The ComPADRE Collections

Think-Pair-Share Analysis of the Operation of a Metal Detector

John Stewart
University of Arkansas
Author Profile

This activity has benefited from input through a review and suggestion process.

This activity has benefited from input from faculty educators beyond the author through a review and suggestion process as a part of an activity development workshop. Workshop participants were provided with a set of criteria against which they evaluated each others' activities. For information about the criteria used for this review, see http://serc.carleton.edu/sp/compadre/devactivities/reviewcriteria.html.


This page first made public: Jul 29, 2007

This material is replicated on a number of sites as part of the SERC Pedagogic Service Project

Summary

Illustration of EM field interacting with a metal object

In a physics lecture, the class is presented with a simplified model of a metal detector. The class is asked to discuss the operation in groups of two or three students. Once the groups come to a conclusion, the class is presented with a list of possible features of the explanation and asked to indicate the options their explanation supports. Two additional questions to clear up misconceptions are presented. The class is asked to correct their explanation after these questions. Once a consensus is reached a simulation demonstrates the correct explanation of the function of a metal detector.

This activity allows the students to use their knowledge of magnetism and Faraday's law to understand an interesting real-world device. The students work cooperatively and the device's operation is ultimately demonstrated by a colorful simulation.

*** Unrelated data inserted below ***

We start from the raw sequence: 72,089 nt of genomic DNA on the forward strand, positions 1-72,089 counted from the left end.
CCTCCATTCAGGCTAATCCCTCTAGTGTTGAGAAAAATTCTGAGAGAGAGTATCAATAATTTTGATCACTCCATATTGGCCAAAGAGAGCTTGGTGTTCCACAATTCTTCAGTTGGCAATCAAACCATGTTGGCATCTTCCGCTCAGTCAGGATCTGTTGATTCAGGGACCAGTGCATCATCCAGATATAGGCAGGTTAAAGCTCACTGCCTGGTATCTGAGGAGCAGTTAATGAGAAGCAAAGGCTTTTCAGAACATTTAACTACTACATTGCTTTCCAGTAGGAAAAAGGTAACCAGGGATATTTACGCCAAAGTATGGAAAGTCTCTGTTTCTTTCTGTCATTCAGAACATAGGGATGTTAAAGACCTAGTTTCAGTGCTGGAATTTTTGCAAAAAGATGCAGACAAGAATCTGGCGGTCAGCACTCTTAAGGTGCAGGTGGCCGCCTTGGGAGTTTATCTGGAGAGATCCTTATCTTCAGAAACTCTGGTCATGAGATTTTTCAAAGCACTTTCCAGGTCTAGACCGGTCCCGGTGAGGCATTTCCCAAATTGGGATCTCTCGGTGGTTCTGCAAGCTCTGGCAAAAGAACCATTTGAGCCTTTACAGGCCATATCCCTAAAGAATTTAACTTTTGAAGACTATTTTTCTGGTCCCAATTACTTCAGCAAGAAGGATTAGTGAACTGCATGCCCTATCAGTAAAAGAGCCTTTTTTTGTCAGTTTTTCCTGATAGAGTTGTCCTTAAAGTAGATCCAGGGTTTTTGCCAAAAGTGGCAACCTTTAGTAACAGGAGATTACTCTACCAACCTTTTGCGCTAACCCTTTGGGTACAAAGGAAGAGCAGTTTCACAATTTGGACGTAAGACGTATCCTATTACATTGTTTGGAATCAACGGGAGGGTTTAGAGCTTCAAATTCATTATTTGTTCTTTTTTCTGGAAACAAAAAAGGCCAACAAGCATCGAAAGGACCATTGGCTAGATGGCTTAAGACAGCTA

Learning Goals

A group of students who successfully complete the activity have taken their theoretical understanding of magnetism and applied it to a real device. They have demonstrated a mastery of magnetism and Faraday's law and applied that mastery to a real device. Multiple principles are involved in the operation of the device, so the synthesis of multiple principles is required. The activity reinforces two key electromagnetic principles: (1) a changing flux is required for an emf and (2) eddy currents are a different phenomena from a ferromagnetic response.

Context for Use

Educational level: Introductory College
Setting: Lecture
Time required: 20-50 minutes
Special equipment: Computer and Projector
Pre-requisite knowledge: Magnetism, Faraday's Law, and magnetic materials.

Description and Teaching Materials

The file contains a complete description of the activity and a link to the simulation site.
Metal Detector Principles (Microsoft Word 236kB Jul29 07)

Teaching Notes and Tips

The metal detector system is related to another system in which many students are interested, the electric guitar pickup. An electric guitar would make a very good follow-up demonstration or a possible homework question.

Assessment

Most of the class should have reached the correct answer by the end of the activity.

References and Resources

Simulation Source: Metal Detector Simulation. Accessed from Florida State University through ComPADRE on July 11, 2007.